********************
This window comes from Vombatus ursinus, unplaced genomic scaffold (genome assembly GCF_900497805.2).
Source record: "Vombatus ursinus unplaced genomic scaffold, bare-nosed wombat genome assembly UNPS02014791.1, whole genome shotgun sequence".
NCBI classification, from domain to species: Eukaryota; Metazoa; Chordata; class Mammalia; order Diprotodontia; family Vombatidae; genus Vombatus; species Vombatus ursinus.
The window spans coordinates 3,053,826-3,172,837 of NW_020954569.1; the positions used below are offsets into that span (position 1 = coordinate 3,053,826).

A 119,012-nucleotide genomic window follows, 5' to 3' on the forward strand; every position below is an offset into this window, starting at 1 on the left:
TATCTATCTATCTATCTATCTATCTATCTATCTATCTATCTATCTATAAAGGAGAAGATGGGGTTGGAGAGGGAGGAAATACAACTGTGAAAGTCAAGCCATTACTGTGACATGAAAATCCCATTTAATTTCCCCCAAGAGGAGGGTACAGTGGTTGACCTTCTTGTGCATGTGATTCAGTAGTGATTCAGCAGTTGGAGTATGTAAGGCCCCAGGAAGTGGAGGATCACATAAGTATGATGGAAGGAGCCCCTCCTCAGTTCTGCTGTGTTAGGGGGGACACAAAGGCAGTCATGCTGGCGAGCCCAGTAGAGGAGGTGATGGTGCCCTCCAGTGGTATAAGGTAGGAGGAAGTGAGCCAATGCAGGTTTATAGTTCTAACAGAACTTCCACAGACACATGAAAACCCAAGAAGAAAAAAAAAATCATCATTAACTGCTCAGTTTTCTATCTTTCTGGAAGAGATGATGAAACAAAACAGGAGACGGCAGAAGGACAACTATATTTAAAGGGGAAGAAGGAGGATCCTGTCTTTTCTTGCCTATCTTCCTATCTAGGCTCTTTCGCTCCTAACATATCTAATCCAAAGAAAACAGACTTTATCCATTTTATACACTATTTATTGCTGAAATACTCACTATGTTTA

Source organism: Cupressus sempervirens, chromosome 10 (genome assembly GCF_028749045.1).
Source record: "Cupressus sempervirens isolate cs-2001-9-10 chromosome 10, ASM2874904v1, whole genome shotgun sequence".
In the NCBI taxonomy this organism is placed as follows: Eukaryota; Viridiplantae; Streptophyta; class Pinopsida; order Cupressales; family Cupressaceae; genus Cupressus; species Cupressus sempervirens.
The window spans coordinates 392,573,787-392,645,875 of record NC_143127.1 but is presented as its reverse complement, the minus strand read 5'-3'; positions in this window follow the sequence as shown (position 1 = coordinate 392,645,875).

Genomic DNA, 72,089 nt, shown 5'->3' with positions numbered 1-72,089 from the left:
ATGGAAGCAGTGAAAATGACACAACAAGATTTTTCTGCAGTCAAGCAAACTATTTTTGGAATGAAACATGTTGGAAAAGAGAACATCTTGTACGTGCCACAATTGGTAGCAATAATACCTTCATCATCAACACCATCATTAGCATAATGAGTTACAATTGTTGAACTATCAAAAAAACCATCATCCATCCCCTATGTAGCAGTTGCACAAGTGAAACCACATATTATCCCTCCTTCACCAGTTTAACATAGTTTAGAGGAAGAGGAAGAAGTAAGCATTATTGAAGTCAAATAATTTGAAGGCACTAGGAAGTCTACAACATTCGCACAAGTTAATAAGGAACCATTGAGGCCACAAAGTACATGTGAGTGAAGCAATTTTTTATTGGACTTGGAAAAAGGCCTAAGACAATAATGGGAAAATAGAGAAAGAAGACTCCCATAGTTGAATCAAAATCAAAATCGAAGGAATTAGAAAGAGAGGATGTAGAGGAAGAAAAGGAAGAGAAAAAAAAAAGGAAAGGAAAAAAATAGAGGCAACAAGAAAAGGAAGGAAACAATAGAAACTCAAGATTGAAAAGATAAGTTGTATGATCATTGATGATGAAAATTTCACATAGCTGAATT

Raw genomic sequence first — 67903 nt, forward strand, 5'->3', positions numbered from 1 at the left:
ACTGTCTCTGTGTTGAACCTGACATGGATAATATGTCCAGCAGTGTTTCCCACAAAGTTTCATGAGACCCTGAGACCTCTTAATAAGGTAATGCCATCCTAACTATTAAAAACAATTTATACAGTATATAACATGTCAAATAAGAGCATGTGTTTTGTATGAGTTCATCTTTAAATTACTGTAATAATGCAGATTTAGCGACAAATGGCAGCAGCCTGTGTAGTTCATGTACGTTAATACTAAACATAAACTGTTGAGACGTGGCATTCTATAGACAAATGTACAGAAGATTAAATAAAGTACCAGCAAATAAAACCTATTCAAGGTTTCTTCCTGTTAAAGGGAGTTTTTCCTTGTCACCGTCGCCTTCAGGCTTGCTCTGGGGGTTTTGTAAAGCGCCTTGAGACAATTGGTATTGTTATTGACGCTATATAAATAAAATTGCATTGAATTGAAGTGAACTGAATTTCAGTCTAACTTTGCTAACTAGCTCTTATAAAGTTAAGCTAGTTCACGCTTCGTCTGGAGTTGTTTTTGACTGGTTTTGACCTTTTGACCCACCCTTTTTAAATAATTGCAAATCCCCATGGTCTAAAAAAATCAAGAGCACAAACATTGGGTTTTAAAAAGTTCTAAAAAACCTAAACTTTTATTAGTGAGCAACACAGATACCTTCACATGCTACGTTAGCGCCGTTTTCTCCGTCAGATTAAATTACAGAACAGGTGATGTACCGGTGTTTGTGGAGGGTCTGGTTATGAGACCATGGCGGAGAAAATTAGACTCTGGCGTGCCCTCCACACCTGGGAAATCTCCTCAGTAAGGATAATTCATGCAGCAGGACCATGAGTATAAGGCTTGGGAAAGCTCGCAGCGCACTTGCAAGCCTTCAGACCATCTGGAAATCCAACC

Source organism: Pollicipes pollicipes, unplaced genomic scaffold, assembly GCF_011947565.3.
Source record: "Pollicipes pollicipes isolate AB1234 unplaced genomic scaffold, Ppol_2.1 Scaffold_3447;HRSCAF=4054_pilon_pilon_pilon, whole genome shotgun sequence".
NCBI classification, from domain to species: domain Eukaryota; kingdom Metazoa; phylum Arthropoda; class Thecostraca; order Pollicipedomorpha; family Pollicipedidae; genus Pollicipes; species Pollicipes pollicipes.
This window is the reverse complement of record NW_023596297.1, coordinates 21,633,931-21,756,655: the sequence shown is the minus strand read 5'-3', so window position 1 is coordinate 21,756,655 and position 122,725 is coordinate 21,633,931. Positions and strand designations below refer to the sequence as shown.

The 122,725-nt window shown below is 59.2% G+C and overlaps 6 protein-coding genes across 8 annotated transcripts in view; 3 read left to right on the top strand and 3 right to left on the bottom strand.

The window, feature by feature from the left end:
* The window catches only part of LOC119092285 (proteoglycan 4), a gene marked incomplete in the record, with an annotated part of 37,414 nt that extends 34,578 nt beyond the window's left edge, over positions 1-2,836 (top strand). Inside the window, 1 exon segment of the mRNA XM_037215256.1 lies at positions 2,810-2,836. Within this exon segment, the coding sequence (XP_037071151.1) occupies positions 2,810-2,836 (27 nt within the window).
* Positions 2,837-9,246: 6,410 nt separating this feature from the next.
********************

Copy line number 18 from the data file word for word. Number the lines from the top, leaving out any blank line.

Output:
This window is the reverse complement of record NW_023596297.1, coordinates 21,633,931-21,756,655: the sequence shown is the minus strand read 5'-3', so window position 1 is coordinate 21,756,655 and position 122,725 is coordinate 21,633,931. Positions and strand designations below refer to the sequence as shown.